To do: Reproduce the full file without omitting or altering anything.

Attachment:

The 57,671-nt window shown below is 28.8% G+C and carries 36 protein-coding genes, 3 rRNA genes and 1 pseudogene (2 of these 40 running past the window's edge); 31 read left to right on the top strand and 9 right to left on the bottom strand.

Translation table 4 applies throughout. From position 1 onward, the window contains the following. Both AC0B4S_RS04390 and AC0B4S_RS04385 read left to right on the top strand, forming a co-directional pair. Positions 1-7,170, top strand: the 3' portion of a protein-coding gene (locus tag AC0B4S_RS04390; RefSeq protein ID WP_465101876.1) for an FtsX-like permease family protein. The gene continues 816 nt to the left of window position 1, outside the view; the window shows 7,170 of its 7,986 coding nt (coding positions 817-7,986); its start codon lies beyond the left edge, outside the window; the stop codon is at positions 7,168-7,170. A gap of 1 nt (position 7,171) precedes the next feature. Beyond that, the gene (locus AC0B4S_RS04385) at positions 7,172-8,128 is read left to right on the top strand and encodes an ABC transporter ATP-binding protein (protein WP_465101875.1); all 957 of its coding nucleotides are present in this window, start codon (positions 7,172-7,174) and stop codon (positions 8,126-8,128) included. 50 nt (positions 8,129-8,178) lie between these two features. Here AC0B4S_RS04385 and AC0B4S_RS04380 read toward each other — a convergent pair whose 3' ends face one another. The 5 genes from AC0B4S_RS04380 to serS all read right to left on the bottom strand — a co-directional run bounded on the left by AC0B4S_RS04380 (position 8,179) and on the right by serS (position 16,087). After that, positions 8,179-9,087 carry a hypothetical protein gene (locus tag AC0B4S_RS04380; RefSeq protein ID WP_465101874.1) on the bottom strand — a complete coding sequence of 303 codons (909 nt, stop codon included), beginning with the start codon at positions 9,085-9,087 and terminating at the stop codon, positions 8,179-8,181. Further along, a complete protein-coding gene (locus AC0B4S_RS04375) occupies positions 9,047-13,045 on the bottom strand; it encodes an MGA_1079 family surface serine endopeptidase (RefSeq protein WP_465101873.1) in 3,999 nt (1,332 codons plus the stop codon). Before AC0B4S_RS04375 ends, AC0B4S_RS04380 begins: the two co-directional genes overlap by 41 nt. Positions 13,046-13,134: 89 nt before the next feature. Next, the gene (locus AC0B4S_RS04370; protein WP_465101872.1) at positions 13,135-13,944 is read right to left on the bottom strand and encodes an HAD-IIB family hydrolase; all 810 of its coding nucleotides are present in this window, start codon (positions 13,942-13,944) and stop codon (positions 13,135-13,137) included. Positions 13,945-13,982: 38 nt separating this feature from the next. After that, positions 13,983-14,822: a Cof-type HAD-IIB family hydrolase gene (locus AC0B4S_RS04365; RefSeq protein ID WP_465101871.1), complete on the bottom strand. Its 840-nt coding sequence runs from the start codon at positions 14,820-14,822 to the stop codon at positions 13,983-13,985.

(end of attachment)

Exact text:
The 57,671-nt window shown below is 28.8% G+C and carries 36 protein-coding genes, 3 rRNA genes and 1 pseudogene (2 of these 40 running past the window's edge); 31 read left to right on the top strand and 9 right to left on the bottom strand.

Translation table 4 applies throughout. From position 1 onward, the window contains the following. Both AC0B4S_RS04390 and AC0B4S_RS04385 read left to right on the top strand, forming a co-directional pair. Positions 1-7,170, top strand: the 3' portion of a protein-coding gene (locus tag AC0B4S_RS04390; RefSeq protein ID WP_465101876.1) for an FtsX-like permease family protein. The gene continues 816 nt to the left of window position 1, outside the view; the window shows 7,170 of its 7,986 coding nt (coding positions 817-7,986); its start codon lies beyond the left edge, outside the window; the stop codon is at positions 7,168-7,170. A gap of 1 nt (position 7,171) precedes the next feature. Beyond that, the gene (locus AC0B4S_RS04385) at positions 7,172-8,128 is read left to right on the top strand and encodes an ABC transporter ATP-binding protein (protein WP_465101875.1); all 957 of its coding nucleotides are present in this window, start codon (positions 7,172-7,174) and stop codon (positions 8,126-8,128) included. 50 nt (positions 8,129-8,178) lie between these two features. Here AC0B4S_RS04385 and AC0B4S_RS04380 read toward each other — a convergent pair whose 3' ends face one another. The 5 genes from AC0B4S_RS04380 to serS all read right to left on the bottom strand — a co-directional run bounded on the left by AC0B4S_RS04380 (position 8,179) and on the right by serS (position 16,087). After that, positions 8,179-9,087 carry a hypothetical protein gene (locus tag AC0B4S_RS04380; RefSeq protein ID WP_465101874.1) on the bottom strand — a complete coding sequence of 303 codons (909 nt, stop codon included), beginning with the start codon at positions 9,085-9,087 and terminating at the stop codon, positions 8,179-8,181. Further along, a complete protein-coding gene (locus AC0B4S_RS04375) occupies positions 9,047-13,045 on the bottom strand; it encodes an MGA_1079 family surface serine endopeptidase (RefSeq protein WP_465101873.1) in 3,999 nt (1,332 codons plus the stop codon). Before AC0B4S_RS04375 ends, AC0B4S_RS04380 begins: the two co-directional genes overlap by 41 nt. Positions 13,046-13,134: 89 nt before the next feature. Next, the gene (locus AC0B4S_RS04370; protein WP_465101872.1) at positions 13,135-13,944 is read right to left on the bottom strand and encodes an HAD-IIB family hydrolase; all 810 of its coding nucleotides are present in this window, start codon (positions 13,942-13,944) and stop codon (positions 13,135-13,137) included. Positions 13,945-13,982: 38 nt separating this feature from the next. After that, positions 13,983-14,822: a Cof-type HAD-IIB family hydrolase gene (locus AC0B4S_RS04365; RefSeq protein ID WP_465101871.1), complete on the bottom strand. Its 840-nt coding sequence runs from the start codon at positions 14,820-14,822 to the stop codon at positions 13,983-13,985.